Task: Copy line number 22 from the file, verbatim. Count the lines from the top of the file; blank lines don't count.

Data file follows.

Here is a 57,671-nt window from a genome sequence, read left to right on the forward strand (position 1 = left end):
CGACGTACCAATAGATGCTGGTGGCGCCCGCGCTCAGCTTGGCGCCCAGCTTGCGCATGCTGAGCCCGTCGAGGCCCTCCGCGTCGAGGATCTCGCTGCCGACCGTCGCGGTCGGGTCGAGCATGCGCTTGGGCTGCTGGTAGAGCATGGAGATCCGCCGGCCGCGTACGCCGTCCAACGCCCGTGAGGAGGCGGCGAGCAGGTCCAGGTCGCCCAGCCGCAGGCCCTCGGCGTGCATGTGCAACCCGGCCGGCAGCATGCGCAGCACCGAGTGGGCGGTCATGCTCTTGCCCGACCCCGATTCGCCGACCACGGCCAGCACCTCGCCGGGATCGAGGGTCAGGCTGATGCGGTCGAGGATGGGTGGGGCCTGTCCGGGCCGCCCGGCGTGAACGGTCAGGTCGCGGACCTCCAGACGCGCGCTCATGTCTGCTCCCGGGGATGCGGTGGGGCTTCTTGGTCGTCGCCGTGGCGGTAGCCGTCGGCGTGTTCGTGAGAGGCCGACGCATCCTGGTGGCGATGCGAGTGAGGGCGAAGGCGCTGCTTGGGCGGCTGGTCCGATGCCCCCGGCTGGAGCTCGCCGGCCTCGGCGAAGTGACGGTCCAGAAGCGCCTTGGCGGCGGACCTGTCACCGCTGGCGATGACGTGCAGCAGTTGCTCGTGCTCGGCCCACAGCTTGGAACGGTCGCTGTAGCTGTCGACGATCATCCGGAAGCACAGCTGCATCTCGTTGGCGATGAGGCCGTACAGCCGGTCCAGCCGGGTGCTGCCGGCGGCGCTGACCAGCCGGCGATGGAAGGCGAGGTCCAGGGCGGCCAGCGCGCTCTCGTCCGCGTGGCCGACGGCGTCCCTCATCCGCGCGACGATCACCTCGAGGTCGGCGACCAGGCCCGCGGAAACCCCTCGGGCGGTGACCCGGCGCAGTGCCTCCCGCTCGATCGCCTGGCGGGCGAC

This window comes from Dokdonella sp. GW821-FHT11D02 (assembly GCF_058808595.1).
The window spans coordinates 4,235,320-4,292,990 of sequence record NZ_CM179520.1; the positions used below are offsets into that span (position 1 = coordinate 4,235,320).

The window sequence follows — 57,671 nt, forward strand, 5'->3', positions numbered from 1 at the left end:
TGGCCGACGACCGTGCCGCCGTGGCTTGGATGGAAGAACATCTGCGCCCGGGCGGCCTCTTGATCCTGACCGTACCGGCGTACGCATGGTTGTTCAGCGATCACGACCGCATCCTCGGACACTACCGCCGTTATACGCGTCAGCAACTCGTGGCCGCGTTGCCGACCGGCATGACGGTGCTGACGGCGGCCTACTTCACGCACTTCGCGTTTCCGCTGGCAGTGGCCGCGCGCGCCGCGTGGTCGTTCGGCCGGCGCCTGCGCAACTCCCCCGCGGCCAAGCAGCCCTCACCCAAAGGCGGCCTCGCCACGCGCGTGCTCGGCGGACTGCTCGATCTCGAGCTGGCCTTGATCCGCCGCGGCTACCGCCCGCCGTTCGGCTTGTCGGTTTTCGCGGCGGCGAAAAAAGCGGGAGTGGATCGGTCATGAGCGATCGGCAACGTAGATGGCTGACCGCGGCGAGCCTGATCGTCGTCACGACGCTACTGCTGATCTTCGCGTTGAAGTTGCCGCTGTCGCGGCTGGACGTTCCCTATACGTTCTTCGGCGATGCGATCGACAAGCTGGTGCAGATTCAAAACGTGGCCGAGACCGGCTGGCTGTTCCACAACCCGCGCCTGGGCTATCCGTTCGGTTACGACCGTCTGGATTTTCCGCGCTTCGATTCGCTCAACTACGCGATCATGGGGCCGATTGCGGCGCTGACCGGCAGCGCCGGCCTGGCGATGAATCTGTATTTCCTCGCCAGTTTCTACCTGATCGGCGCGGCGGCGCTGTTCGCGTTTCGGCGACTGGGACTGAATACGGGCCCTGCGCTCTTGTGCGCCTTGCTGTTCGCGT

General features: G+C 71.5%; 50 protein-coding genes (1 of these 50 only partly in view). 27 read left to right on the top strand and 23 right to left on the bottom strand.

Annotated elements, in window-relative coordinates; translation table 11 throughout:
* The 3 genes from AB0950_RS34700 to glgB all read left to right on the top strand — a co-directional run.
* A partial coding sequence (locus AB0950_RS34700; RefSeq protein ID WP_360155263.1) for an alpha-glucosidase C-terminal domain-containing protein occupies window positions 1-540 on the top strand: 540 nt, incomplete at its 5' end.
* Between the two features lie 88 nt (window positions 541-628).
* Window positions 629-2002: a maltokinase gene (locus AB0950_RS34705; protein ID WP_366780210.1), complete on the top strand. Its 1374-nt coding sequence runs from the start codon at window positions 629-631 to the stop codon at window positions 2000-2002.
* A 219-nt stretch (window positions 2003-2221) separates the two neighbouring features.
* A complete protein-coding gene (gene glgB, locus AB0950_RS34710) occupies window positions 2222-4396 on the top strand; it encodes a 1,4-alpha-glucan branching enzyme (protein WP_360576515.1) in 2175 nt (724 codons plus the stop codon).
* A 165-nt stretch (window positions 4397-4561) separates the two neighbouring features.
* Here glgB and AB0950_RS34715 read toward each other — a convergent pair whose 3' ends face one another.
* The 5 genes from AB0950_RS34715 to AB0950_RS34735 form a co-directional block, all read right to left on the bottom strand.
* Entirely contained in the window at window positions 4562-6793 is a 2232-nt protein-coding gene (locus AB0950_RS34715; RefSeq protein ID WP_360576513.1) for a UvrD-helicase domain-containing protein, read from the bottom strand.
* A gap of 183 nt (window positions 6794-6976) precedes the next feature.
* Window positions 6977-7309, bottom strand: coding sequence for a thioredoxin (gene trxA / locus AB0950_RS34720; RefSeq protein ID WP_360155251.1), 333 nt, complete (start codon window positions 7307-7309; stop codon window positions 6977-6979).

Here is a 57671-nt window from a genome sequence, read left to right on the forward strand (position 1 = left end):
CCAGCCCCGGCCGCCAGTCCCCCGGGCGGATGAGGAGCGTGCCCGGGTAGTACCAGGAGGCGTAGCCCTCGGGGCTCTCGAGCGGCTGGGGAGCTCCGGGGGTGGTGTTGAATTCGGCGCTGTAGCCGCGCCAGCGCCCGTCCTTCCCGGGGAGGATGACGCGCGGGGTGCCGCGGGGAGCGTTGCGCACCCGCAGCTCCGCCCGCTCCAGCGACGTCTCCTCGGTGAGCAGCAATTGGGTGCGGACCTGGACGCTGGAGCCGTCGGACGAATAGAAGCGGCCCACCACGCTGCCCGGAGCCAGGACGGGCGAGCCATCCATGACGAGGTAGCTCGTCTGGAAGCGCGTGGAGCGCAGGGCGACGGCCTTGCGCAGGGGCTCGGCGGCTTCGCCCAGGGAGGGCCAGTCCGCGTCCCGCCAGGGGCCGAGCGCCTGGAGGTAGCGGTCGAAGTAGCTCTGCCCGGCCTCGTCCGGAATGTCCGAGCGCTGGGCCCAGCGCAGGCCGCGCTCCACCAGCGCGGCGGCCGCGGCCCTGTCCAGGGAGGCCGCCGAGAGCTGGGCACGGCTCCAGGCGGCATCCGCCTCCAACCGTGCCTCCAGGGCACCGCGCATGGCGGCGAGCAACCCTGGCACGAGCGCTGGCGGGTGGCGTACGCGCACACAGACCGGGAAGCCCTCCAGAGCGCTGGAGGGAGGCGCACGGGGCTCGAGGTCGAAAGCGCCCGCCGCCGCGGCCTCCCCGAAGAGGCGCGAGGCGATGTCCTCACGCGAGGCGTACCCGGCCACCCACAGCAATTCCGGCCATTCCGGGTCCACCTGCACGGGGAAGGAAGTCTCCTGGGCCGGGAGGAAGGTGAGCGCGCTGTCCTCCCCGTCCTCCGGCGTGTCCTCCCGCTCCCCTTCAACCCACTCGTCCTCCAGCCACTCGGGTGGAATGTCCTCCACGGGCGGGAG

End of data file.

CCAGCCCCGGCCGCCAGTCCCCCGGGCGGATGAGGAGCGTGCCCGGGTAGTACCAGGAGGCGTAGCCCTCGGGGCTCTCGAGCGGCTGGGGAGCTCCGGGGGTGGTGTTGAATTCGGCGCTGTAGCCGCGCCAGCGCCCGTCCTTCCCGGGGAGGATGACGCGCGGGGTGCCGCGGGGAGCGTTGCGCACCCGCAGCTCCGCCCGCTCCAGCGACGTCTCCTCGGTGAGCAGCAATTGGGTGCGGACCTGGACGCTGGAGCCGTCGGACGAATAGAAGCGGCCCACCACGCTGCCCGGAGCCAGGACGGGCGAGCCATCCATGACGAGGTAGCTCGTCTGGAAGCGCGTGGAGCGCAGGGCGACGGCCTTGCGCAGGGGCTCGGCGGCTTCGCCCAGGGAGGGCCAGTCCGCGTCCCGCCAGGGGCCGAGCGCCTGGAGGTAGCGGTCGAAGTAGCTCTGCCCGGCCTCGTCCGGAATGTCCGAGCGCTGGGCCCAGCGCAGGCCGCGCTCCACCAGCGCGGCGGCCGCGGCCCTGTCCAGGGAGGCCGCCGAGAGCTGGGCACGGCTCCAGGCGGCATCCGCCTCCAACCGTGCCTCCAGGGCACCGCGCATGGCGGCGAGCAACCCTGGCACGAGCGCTGGCGGGTGGCGTACGCGCACACAGACCGGGAAGCCCTCCAGAGCGCTGGAGGGAGGCGCACGGGGCTCGAGGTCGAAAGCGCCCGCCGCCGCGGCCTCCCCGAAGAGGCGCGAGGCGATGTCCTCACGCGAGGCGTACCCGGCCACCCACAGCAATTCCGGCCATTCCGGGTCCACCTGCACGGGGAAGGAAGTCTCCTGGGCCGGGAGGAAGGTGAGCGCGCTGTCCTCCCCGTCCTCCGGCGTGTCCTCCCGCTCCCCTTCAACCCACTCGTCCTCCAGCCACTCGGGTGGAATGTCCTCCACGGGCGGGAG